As such, it is important that Saudi Arabia maintains strict control over the oil resources it has and the means to move it from sites of productions to consumers all over the world. For Saudi Arabia, this means securing ports and its surrounding territorial waters. Threats to the continued flow of oil tankers abroad include foreign powers intent on claiming Saudi Arabia's oil resources as their own as well as terrorist organizations that might be interested in disrupting Saudi shipping lanes in order to halt the cheap transport of oil to the West.

The fact is that terrorism has long been used as political currency in the Middle East. Saudi Arabia's seemingly benign presence in the region does not make it immune from such attacks. In fact, Saudi Arabia's maritime resources could well make it a prime target at some future date. The nation possesses more than 2,400 kilometers of coastline, nearly equally divided between the Red Sea and the Persian Gulf (Saudi Arabia 2006). With major ports on both coasts, Saudi Arabia enjoys a significant strategic presence in two of the most important shipping and naval passages through the Middle East. In this position, Saudi Arabia sits at the crossroads of the East and the West, with clear access to ports in Europe and Africa as well as Southeast Asia and the Pacific Rim. From a shipping standpoint alone -- not to mention as a nation that deals in oil resources -- this is a highly valuable position, one that could well be coveted by other nations. It is important that Saudi Arabia recognizes this value and act accordingly to secure its territorial waters as part of its overall maritime policy.

Saudi Arabia already has a naval presence. This presence should be more fully integrated with the overall maritime policy that will be highly influenced by the relative security of the nation's territorial waters. In addition to terrorist threats, ocean-going vessels must be cognizant of illegal trafficking and piracy. A comprehensive maritime policy for the region must include a coast guard force that is highly responsive and trained to deal with a wide variety of potential threats. Under this proposal, the Saudi coast guard should be able to deal with crises within the territorial waters of Saudi Arabia -- amounting to roughly 29,000 square kilometers -- of a criminal, terrorist, or even rescue nature. This is an impressive swath of ocean, one of the largest territorial waters in the Middle East. Effectively policing an area that large will, by consequence, not be simple.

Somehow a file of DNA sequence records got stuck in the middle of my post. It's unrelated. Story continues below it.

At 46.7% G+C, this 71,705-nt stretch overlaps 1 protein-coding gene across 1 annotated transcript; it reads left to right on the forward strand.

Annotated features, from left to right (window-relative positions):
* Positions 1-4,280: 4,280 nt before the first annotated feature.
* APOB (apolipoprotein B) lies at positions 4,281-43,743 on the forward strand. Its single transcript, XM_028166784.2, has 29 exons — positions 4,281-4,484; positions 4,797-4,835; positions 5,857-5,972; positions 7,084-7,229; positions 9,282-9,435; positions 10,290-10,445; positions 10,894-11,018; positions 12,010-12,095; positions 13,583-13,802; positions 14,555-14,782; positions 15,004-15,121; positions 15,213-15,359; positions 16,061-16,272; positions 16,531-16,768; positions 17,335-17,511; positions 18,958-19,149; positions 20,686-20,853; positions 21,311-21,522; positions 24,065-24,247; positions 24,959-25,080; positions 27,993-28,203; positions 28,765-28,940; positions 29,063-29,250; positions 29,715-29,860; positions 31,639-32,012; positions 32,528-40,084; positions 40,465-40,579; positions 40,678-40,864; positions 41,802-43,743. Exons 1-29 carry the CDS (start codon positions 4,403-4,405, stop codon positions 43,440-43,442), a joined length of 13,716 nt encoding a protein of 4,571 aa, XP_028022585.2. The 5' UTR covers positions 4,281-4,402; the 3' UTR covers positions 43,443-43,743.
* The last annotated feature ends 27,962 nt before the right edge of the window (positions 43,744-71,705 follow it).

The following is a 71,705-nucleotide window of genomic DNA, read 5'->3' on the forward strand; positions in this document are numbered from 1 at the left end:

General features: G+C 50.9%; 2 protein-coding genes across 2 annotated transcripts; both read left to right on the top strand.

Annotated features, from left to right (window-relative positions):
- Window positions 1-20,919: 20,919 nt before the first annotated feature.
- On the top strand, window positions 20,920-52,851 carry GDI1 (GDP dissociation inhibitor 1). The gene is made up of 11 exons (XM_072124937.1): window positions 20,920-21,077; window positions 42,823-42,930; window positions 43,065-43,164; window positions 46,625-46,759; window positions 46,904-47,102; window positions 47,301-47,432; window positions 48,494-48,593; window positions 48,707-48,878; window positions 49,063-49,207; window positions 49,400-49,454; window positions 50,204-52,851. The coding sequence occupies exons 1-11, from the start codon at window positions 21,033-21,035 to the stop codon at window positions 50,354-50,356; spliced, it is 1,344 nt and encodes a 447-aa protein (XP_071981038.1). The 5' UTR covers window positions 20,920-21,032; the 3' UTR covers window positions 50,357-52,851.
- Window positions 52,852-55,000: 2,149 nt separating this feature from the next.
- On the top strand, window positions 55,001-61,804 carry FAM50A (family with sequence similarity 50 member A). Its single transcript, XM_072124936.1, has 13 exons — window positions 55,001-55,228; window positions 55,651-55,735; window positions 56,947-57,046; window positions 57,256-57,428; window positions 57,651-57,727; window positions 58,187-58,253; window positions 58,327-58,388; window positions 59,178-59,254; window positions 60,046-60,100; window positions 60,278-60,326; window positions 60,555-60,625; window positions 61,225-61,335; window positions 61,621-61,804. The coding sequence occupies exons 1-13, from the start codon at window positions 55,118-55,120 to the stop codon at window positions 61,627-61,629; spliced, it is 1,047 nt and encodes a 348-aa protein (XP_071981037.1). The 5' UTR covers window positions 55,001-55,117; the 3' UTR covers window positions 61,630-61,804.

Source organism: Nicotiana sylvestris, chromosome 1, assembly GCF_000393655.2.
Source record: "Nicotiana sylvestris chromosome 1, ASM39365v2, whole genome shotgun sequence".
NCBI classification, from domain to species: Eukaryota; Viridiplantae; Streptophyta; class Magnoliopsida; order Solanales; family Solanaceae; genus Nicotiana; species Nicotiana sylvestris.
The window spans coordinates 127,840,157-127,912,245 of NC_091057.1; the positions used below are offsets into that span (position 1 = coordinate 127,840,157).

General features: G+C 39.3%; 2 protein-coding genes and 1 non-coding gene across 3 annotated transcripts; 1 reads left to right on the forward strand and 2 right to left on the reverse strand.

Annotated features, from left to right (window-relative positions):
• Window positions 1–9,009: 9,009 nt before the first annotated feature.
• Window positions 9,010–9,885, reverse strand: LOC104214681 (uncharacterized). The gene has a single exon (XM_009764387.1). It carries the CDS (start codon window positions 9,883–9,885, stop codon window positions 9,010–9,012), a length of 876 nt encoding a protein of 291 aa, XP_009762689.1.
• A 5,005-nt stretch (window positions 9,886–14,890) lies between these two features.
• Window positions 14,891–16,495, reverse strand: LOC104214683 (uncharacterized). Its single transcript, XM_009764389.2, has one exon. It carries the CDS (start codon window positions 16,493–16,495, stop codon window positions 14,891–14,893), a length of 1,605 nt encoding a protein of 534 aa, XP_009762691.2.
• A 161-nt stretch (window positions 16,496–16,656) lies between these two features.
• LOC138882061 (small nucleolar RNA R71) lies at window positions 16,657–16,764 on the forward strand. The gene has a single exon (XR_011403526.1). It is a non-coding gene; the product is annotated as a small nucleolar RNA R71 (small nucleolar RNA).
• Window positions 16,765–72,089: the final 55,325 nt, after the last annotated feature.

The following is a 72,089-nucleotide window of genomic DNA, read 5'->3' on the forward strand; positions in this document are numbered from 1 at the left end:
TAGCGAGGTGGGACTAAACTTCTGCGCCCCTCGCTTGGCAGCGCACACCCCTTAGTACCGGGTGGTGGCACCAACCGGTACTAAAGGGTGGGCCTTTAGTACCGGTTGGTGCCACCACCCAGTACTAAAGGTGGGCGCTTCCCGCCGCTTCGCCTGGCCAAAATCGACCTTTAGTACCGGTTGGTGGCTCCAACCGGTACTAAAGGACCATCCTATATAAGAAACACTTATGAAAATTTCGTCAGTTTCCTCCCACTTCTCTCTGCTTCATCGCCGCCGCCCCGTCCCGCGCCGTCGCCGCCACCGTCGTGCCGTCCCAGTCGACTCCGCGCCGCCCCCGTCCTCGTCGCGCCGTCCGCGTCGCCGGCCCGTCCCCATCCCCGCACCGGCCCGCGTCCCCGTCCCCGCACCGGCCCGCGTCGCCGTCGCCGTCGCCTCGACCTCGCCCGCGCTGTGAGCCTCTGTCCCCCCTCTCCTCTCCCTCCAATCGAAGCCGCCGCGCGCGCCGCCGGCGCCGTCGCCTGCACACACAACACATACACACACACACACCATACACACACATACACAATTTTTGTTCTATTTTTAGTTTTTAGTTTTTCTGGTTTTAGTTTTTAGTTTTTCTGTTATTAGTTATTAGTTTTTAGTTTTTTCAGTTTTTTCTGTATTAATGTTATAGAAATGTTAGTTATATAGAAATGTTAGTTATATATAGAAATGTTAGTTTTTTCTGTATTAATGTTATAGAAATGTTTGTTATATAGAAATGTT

This is why the security of the maritime resources of Saudi Arabia depends on successful holistic management. The best equipped coast guard in the world, with the best equipment and highly trained personnel, still would be unable to monitor every incidence within a region this large -- especially when it is home to so many major shipping routes. Security will not be achieved by simply increasing the budget for the Saudi coast guard forces, though that would certainly help. More importantly, there must exist a central site of coordination for the large amount of information regarding the maritime resources of the area. Security will depend on the ability of the coast guard forces to receive, understand, and react to information from a variety of sources including the merchant marine, port authorities, and even scientific research. Data collection and integration is the first step toward ensuring a secure sea zone for Saudi Arabia.

Importance of Environmental Integrity

Too often overlooked, the marine environment must be an integral part of any holistic, sustainable maritime policy initiative. In fact, one of the reasons that marine environmental integrity is overlooked or ignored is because it is too often deemed incompatible with desired economic development. This is a mistake. Environmental concerns, especially in the modern age, cannot be taken lightly. Responsible treatment of the environment is not an enemy of business and development, but rather a check that permits long-term, sustainable development. Sacrificing environmental integrity for short-term financial or economic gains will only result in long-term failures. A holistic approach to Saudi Arabia's maritime resources will seek a responsible way to manage those resources.

Saudi Arabia's environmental concerns can be isolated to a few key categories. These include the importance of a healthy marine environment for the development of aquaculture resources, the possibility of eco-tourism, the importance of…

Sources Used in Documents:


Appleyard, B. 2005, October 16, 'Waiting for the lights to go out', Times Online, Available at http://www.timesonline.co.uk/article/0,2099-1813695_1,00.html

European Commission -- Maritime Policy Task Force 2006, 'Towards a future maritime policy for the Union: a European vision for the oceans and seas', Commission of the European Communities, Available at http://ec.europa.eu/maritimeaffairs

Harboring ambitions' 2006, June 23, MEED, vol. 50, no. 25, p. 66.

Pidersen, H. 2006, 'The Norwegian perspective on maritime policy', CPMP Project "Europe of the Sea" Bergen Seminar, Available at http://odin.dep.no/fkd/english/news/speeches/
Saudi Arabia' 2006, July 20, The World Factbook, Available at https://www.cia.gov/cia/publications/factbook/geos/sa/html
Shipping and ports: introduction' 2006, The Saudi Arabia Information Resource, Available at http://www.saudinf.com/main/g40.htm

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"Rational Maritime Policy For Saudi", 28 July 2006, Accessed.19 August. 2022,